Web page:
To provide a solid conceptual and quantitative background in the modeling of biological neurons and how they function as computational devices. Practical experience will be gained in modeling neurons from a number of perspectives, including equivalent electrical circuits, nonlinear dynamical systems, and random processes, and an introduction to the mathematics required to understand and implement these different engineering methodologies will be given.
Dr. Ian Bruce,
ITB-A213, ext. 26984.
ibruce@mail.ece.mcmaster.ca
A basic undergraduate understanding of electrical circuits, linear systems, ordinary and partial differential equations, probability and random processes, and some ability to program (preferably in Matlab).
Assignments (3 × 20% = 60%); Project (40%).
II.
There will be one 2.5-hour lecture per week at 9:30am–12:00pm on Wednesdays in BSB-117a, starting on January 11.
PDFs of the lecture slides will be posted here before each lecture.
Slides for:
Lecture #1 (Wednesday, January 11); Lecture #2 (Wednesday, January 18) — continuing with slides from previous lecture
Lecture #3 (Wednesday, January 25); Lecture #4 (Wednesday, February 1) — continuing with slides from previous lecture
Lecture #5 (Wednesday, February 8); Wednesday, February 15 — no lecture due to conference attendance
Lecture #6 (Wednesday, February 22) — continuing with slides from previous lecture
Lecture #7 (Wednesday, March 1); Lecture #8 (Wednesday, March 8) — continuing with slides from previous lecture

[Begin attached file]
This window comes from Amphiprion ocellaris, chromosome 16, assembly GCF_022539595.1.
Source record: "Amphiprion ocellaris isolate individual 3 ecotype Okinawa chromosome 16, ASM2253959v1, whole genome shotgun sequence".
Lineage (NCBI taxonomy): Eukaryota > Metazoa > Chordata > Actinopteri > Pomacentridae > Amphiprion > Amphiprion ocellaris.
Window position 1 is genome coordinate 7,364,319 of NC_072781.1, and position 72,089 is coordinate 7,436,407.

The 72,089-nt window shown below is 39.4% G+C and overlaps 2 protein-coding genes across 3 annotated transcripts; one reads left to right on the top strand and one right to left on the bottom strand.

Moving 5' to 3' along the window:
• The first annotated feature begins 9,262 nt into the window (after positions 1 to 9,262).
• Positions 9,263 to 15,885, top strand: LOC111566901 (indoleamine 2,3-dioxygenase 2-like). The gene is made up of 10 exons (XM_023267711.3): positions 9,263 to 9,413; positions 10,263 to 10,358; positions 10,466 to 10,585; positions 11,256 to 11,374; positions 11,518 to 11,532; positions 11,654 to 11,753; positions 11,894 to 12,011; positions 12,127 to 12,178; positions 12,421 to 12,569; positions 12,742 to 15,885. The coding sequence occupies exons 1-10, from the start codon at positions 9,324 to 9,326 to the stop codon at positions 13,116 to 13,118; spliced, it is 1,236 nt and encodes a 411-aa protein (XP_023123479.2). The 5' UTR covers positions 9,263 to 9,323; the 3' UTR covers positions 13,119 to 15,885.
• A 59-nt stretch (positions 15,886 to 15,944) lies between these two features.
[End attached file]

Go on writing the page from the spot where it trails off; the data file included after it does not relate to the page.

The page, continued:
Wednesday, March 15 and Wednesday, March 22 — no lecture
Lecture #9 (Wednesday, March 29)
Rinzel & Ermentrout book chapter: RinzelErmentrout1998.pdf
Useful Matlab file: quiver_scaled.m
"The Faculty of Engineering is concerned with ensuring an environment that is free of all adverse discrimination. If there is a problem, that cannot be resolved by discussion among the persons concerned, individuals are reminded they should contact the Departmental Chair, the Sexual Harassment Officer or the Human Rights Consultant, as soon as possible."
"Academic dishonesty consists of misrepresentation by deception or by other fraudulent means and can result in serious consequences, e.g. the grade of zero on an assignment, loss of credit with a notation on the transcript (notation reads: 'Grade of F assigned for academic dishonesty'), and/or suspension or expulsion from the university.
It is your responsibility to understand what constitutes academic dishonesty. For information on the various kinds of academic dishonesty please refer to the Academic Integrity Policy, specifically Appendix 3, located at http://www.mcmaster.ca/policy/Students-AcademicStudies/AcademicIntegrity.pdf
The following illustrates only three forms of academic dishonesty:
1. Plagiarism, e.g. the submission of work that is not one’s own or for which
other credit has been obtained.
2. Improper collaboration in group work.
3. Copying or using unauthorized aids in tests and examinations."
Last updated Tuesday, March 7, 2017